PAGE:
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Mt. Hood Community College Head Start programs seek to stop crime before it begins.

OUTLOOK PHOTO: ZANE SPARLING - Rod Underhill and Mike Reese display pages from the picture book 'Officer Buckle and Gloria' on Friday, Nov. 17, at Covenant Presbyterian Church, 18630 S.E. Division Street. Throw the book at him? Multnomah County's top law enforcement say there's a better solution: Read a book to children.

Sheriff Mike Reese and District Attorney Rod Underhill are putting a shoulder of support behind local Head Start programs that provide free preschool to 1,300 kids age 3 to 5 in 25 locations across Gresham and East Multnomah County.

OUTLOOK PHOTO: ZANE SPARLING - Sheriff Mike Reese explains to preschoolers that Officer Buckle is unaware that Gloria the K9 dog performs tricks during the policeman's safety lectures. One gaggle of attentive students listened Friday, Nov. 17, as the officials read "Officer Buckle and Gloria," a picture book, at the Head Start program at Covenant Presbyterian Church, 18630 S.E. Division Street.

"The simple premise is that education needs to be a focal point of our crime-prevention strategy," Underhill explained earlier in an interview. "There is no winner when we're having a prison-involved conversation."

The tuition-free pre-K program serves children of the poorest families, but there's not enough state and federal money to enroll every eligible child. Program directors say 400 children are stuck on the waitlist, and believe there are 6,000 to 7,000 more who aren't even signed up.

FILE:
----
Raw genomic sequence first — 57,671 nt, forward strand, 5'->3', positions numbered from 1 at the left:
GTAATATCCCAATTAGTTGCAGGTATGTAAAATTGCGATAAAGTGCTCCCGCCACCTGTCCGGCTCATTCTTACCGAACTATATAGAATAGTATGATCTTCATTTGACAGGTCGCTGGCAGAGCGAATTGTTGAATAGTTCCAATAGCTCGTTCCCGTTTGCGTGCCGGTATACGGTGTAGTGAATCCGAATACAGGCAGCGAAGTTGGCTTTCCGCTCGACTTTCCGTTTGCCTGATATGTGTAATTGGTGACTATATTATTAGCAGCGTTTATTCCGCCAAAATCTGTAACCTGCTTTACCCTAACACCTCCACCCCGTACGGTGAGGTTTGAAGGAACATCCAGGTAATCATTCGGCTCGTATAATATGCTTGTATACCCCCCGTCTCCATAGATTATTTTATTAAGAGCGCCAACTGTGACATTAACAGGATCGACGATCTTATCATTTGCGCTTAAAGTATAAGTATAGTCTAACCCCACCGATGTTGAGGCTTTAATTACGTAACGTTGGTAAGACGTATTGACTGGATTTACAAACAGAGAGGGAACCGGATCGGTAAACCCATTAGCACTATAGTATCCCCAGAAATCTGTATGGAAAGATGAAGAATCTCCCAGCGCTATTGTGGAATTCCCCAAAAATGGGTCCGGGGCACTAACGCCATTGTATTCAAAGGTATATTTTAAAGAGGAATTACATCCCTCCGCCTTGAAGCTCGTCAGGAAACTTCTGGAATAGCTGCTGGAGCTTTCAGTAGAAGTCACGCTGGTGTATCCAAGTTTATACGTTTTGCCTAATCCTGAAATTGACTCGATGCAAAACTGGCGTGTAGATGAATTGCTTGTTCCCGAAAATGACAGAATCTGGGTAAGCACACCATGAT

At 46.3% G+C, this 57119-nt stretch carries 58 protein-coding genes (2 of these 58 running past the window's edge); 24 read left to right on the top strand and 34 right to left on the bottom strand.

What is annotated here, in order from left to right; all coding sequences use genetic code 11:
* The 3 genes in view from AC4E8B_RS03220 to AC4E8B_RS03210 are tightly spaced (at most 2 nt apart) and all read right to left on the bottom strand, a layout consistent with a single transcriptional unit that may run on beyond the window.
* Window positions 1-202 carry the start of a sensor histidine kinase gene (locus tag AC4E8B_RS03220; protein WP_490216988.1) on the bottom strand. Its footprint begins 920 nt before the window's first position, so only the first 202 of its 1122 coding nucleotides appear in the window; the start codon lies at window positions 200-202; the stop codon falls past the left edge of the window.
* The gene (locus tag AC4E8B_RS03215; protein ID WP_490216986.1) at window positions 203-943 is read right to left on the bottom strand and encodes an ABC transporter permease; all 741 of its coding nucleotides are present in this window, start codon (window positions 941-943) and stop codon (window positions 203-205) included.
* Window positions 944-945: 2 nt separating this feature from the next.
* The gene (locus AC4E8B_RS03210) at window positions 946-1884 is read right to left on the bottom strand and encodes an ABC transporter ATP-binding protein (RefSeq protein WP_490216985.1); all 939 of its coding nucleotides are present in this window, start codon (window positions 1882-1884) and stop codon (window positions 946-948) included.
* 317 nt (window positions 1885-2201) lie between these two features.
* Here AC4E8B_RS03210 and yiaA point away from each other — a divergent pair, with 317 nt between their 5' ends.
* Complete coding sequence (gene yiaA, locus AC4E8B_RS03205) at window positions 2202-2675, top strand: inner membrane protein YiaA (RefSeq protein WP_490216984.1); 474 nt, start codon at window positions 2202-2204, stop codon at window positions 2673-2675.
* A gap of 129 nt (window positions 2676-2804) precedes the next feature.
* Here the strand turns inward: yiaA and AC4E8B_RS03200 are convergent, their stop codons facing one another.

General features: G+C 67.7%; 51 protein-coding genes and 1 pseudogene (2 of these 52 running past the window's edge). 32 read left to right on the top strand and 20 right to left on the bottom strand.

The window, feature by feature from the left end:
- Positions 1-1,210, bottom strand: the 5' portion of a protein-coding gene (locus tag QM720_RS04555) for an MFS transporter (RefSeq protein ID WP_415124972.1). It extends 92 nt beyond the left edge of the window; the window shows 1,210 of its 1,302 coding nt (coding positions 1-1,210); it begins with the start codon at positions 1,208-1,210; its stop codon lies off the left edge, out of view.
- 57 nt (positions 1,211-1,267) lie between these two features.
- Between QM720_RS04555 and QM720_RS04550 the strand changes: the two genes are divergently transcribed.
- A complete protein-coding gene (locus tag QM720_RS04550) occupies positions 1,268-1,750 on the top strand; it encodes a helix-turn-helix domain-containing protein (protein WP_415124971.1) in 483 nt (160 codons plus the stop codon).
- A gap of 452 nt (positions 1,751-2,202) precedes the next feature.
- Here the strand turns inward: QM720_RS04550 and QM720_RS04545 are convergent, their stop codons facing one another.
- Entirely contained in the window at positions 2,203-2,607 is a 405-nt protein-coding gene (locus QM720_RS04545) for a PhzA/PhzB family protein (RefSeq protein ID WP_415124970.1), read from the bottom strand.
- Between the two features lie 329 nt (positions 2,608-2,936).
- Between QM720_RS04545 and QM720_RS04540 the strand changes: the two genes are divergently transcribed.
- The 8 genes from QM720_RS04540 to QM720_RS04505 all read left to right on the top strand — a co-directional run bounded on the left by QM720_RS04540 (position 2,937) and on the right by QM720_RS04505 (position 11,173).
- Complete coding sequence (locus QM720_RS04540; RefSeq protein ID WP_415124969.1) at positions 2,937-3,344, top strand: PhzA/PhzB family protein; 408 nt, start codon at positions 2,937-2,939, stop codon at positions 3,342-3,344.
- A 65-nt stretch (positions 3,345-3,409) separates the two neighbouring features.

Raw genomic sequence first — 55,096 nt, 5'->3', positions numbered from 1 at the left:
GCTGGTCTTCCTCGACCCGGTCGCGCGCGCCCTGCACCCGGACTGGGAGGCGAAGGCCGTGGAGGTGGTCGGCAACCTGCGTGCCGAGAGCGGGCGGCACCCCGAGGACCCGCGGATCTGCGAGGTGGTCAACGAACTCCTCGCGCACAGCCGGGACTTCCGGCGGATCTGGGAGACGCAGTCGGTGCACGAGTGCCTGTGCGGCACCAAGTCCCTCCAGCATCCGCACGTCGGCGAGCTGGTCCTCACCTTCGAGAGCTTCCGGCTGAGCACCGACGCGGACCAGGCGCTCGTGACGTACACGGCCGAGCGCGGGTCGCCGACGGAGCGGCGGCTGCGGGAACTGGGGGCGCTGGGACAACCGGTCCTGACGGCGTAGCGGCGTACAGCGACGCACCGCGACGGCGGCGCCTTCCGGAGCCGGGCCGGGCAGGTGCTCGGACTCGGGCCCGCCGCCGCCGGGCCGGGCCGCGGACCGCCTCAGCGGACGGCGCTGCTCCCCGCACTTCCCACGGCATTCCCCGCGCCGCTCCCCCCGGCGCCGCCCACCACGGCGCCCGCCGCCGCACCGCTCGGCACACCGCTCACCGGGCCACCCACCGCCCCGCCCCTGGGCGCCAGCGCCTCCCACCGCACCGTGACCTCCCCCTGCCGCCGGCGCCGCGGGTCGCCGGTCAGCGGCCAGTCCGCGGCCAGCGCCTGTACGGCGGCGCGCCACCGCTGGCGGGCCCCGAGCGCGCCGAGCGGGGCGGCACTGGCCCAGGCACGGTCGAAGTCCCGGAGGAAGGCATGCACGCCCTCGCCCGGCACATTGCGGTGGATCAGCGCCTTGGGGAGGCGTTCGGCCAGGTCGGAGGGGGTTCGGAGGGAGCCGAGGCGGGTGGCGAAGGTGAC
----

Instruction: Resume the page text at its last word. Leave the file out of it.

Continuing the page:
"It's the tip of the iceberg," said Martha Brooks, state director for Fight Crime: Invest In Kids, a national nonprofit organization.

Head Start costs about $8,000 to $13,000 per child, she noted, while Oregon is projected to save $513 million through the lifetimes of the 15,000 children attending Head Start programs statewide.

OUTLOOK PHOTO: ZANE SPARLING - From left, District Attorney Rod Underhill, Sheriff Mike Reese and Rep. Carla Piluso read from picture book 'Officer Buckle and Gloria' at a Head Start classroom on Friday, Nov. 17."Intuitively, we knew that Head Start programs were proving successful for kids," added Sheriff Reese. "But now we've got research that shows when we invest in these early-education opportunities for kids, there's downstream impacts for all of us in our community."

"Not only (does) the Head Start program strengthen our children, but it strengthens the parents," agreed state representative Carla Piluso, D-Gresham, the city's former police chief.

OUTLOOK PHOTO: ZANE SPARLING - Head Start children receive gold sheriff star stickers on Friday, Nov. 17. The sheriff, who is up for re-election in May 2018, highlighted that about 200 to 225 people have been diverted from the local jail system since June 2014. Roughly 70 to 75 percent of male inmates cooling their heels in prisons lack a high school diploma.

Underhill acknowledges the recent uptick in property crimes in east Portland and Gresham through the past two years, though he said it would take a third year of data for him to call it a statistical trend.

"The sheriff and I know how ... to use handcuffs and cage cars and jail bars," he said. "But we prefer not to unless we need to."

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